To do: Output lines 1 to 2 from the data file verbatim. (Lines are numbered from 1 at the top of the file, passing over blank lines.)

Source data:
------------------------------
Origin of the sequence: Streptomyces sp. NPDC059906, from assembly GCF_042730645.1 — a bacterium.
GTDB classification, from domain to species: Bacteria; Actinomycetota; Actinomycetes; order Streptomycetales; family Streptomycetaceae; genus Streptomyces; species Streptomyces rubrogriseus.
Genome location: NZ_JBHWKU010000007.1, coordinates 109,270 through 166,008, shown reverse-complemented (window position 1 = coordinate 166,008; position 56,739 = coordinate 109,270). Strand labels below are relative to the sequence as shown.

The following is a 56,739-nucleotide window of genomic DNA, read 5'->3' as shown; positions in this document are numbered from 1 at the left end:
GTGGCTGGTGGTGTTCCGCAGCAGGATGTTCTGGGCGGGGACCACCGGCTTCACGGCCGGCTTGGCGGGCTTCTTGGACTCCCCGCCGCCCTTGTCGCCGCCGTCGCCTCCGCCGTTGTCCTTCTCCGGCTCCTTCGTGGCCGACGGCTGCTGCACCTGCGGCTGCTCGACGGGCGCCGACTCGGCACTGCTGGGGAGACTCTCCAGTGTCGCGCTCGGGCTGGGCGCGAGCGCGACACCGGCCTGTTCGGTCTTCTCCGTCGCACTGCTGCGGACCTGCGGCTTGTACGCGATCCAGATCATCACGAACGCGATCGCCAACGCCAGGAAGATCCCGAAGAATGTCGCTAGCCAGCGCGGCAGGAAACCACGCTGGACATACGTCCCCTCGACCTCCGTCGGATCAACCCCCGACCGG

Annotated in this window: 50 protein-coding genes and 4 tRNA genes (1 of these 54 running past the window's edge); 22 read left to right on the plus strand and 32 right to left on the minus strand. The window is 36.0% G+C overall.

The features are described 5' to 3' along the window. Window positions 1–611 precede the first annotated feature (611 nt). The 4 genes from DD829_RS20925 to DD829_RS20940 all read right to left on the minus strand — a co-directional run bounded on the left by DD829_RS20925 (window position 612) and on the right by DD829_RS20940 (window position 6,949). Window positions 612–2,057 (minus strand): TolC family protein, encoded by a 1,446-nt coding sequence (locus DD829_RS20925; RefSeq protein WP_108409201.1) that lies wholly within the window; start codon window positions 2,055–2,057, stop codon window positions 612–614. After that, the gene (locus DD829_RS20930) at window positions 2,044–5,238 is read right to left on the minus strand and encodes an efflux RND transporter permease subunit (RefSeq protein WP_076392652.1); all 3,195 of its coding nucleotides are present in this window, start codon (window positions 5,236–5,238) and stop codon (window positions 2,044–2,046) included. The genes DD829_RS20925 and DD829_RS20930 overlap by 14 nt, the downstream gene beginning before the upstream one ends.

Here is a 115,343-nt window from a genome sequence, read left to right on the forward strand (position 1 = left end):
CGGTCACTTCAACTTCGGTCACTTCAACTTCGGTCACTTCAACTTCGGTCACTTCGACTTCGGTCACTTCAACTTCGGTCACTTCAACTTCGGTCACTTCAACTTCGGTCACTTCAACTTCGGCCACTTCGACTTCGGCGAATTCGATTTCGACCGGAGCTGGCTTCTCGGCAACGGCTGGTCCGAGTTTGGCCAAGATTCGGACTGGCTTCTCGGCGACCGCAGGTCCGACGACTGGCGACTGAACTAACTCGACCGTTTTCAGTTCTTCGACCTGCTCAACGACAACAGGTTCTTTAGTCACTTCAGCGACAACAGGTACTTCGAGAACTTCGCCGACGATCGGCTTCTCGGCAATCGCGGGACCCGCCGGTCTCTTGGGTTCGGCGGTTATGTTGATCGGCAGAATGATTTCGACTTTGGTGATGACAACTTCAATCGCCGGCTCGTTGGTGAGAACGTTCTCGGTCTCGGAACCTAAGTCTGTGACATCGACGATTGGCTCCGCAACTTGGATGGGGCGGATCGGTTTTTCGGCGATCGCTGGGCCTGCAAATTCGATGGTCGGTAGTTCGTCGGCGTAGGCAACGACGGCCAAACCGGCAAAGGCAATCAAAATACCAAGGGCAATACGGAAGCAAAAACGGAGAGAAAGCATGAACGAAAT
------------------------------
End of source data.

Origin of the sequence: Streptomyces sp. NPDC059906, from assembly GCF_042730645.1 — a bacterium.
GTDB classification, from domain to species: Bacteria; Actinomycetota; Actinomycetes; order Streptomycetales; family Streptomycetaceae; genus Streptomyces; species Streptomyces rubrogriseus.